The Trump Administration is drafting a proposed rule that will penalize legal immigrants for using housing assistance and other safety net programs. The proposal would expand the list of supportive programs that can be considered when determining if an immigrant is a “public charge,” meaning that they are dependent on the government to meet their basic needs. Millions of immigrants seeking entry to the U.S. or lawful permanent resident status could have their applications rejected, or in rare cases, be deported.
The draft Department of Homeland Security proposal was first obtained by The Washington Post, and can be read here. The Department of Homeland Security (DHS) did not respond to Affordable Housing Online’s request for comment.
Immigration officials currently use a number of factors when deciding whether an applicant is a public charge or likely to become one. They look at age, health, family status, assets, resources, financial status, education, skills and sponsorship. Generally, only immigrants who receive more than 50% of their income from public cash assistance (TANF), or are institutionalized for long-term care at government expense are currently classified as public charges.
The Trump Administration believes that immigrants can be public charges if they receive any kind of government assistance, even if that assistance is less than 50% of their income.
Under the proposed rule, the definition of public charge would be changed to, “a person who uses or receives one or more public benefits as defined in this rule.” It then defines a public benefit as, “any government assistance in the form of cash, checks or other forms of money transfers, or instruments and non-cash government assistance in the form of aid, services or other relief, that is means-tested or intended to help the individual meet basic living requirements such as housing, food, utilities or medical care.”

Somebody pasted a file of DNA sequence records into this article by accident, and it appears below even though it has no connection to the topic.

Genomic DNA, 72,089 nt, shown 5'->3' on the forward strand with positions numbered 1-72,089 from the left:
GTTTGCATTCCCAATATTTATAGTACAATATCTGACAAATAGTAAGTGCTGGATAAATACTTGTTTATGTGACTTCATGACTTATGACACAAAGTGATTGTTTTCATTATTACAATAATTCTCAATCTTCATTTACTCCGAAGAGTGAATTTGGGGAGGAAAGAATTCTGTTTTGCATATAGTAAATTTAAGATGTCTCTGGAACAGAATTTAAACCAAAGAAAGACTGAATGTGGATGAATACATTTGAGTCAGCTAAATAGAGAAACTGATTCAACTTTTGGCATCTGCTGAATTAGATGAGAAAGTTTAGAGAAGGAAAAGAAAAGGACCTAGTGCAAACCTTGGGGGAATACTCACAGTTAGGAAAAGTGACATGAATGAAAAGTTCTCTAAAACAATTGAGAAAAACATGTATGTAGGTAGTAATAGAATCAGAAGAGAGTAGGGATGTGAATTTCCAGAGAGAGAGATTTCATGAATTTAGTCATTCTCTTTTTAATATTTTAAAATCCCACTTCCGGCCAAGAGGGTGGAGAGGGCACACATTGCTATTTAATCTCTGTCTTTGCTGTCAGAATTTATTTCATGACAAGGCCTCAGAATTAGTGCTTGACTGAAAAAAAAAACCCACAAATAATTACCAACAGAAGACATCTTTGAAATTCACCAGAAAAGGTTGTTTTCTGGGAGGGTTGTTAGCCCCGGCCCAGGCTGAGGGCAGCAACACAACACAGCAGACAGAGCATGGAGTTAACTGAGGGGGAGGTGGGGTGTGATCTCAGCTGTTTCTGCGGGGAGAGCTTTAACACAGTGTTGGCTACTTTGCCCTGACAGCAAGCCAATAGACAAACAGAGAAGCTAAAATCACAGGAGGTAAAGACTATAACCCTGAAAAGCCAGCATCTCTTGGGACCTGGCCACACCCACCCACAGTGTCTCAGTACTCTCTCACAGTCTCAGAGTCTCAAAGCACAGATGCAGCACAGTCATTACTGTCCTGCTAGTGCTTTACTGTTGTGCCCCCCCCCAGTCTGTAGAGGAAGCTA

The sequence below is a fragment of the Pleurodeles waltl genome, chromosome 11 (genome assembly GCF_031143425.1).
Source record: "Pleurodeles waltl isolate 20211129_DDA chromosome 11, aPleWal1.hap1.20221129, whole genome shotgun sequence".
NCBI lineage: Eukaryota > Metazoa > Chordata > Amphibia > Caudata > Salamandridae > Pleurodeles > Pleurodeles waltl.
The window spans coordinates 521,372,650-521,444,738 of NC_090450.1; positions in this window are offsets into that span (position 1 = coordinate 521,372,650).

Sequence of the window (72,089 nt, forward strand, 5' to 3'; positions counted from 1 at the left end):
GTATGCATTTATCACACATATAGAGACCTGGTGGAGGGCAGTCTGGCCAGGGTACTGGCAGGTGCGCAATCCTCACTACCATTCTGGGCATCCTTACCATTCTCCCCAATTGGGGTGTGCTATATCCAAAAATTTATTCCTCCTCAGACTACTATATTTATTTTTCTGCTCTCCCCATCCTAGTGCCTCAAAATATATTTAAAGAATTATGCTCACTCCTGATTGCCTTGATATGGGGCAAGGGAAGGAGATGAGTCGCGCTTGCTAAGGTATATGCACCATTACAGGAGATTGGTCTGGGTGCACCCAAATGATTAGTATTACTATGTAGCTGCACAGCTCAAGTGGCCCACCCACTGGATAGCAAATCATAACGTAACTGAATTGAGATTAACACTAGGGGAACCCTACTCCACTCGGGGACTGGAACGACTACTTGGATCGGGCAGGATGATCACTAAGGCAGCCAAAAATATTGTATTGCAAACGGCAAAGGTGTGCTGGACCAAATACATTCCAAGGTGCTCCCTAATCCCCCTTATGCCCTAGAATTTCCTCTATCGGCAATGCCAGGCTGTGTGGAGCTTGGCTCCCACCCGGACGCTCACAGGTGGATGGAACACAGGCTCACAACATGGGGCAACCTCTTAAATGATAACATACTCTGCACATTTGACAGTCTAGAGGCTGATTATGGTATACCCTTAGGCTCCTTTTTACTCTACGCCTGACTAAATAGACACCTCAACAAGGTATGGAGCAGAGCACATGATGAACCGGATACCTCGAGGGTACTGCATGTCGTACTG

Receiving public benefits will be a “heavily weighted” negative factor when making a public charge determination. Benefits that would give applicants a negative score include, but are not limited to:
- Supplemental Security Income (SSI)
- Temporary Assistance to Needy Families (TANF)
- State or local cash benefits for income maintenance
- Any other Federal public benefits for maintaining the applicant’s income
- Non-emergency benefits under Medicaid
- Government-subsidized health insurance
- Supplemental Nutrition Assistance Program (SNAP, formerly Food Stamps)
- Special Supplemental Nutrition Program for Women, Infants and Children (WIC)
- State Children’s Health Insurance Program (CHIP)
- Housing Assistance under the McKinney-Vento Homeless Assistance Act, Housing Choice Voucher Program (Section 8) and Family Self-Sufficiency Program (FSS)
- Means-tested energy benefits such as the Low Income Home Energy Assistance Program (LIHEAP)
- Institutionalization for both long-term and short-term care at government expense
- Refundable income tax credits such as the Earned Income Tax Credit when the credit exceeds the tax liability.